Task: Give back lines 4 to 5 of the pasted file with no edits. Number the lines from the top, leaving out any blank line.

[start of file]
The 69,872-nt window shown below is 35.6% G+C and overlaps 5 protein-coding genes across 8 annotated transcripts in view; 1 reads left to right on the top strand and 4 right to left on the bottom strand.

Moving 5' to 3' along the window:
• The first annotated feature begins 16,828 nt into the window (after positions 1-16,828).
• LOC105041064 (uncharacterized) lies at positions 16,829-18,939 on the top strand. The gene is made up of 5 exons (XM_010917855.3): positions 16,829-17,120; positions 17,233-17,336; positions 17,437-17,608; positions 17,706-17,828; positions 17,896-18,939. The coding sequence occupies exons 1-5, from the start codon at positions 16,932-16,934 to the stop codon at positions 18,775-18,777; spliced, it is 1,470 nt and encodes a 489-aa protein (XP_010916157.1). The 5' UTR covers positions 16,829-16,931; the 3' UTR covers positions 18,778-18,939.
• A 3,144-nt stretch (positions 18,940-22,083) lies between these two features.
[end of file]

• LOC105041064 (uncharacterized) lies at positions 16,829-18,939 on the top strand. The gene is made up of 5 exons (XM_010917855.3): positions 16,829-17,120; positions 17,233-17,336; positions 17,437-17,608; positions 17,706-17,828; positions 17,896-18,939. The coding sequence occupies exons 1-5, from the start codon at positions 16,932-16,934 to the stop codon at positions 18,775-18,777; spliced, it is 1,470 nt and encodes a 489-aa protein (XP_010916157.1). The 5' UTR covers positions 16,829-16,931; the 3' UTR covers positions 18,778-18,939.
• A 3,144-nt stretch (positions 18,940-22,083) lies between these two features.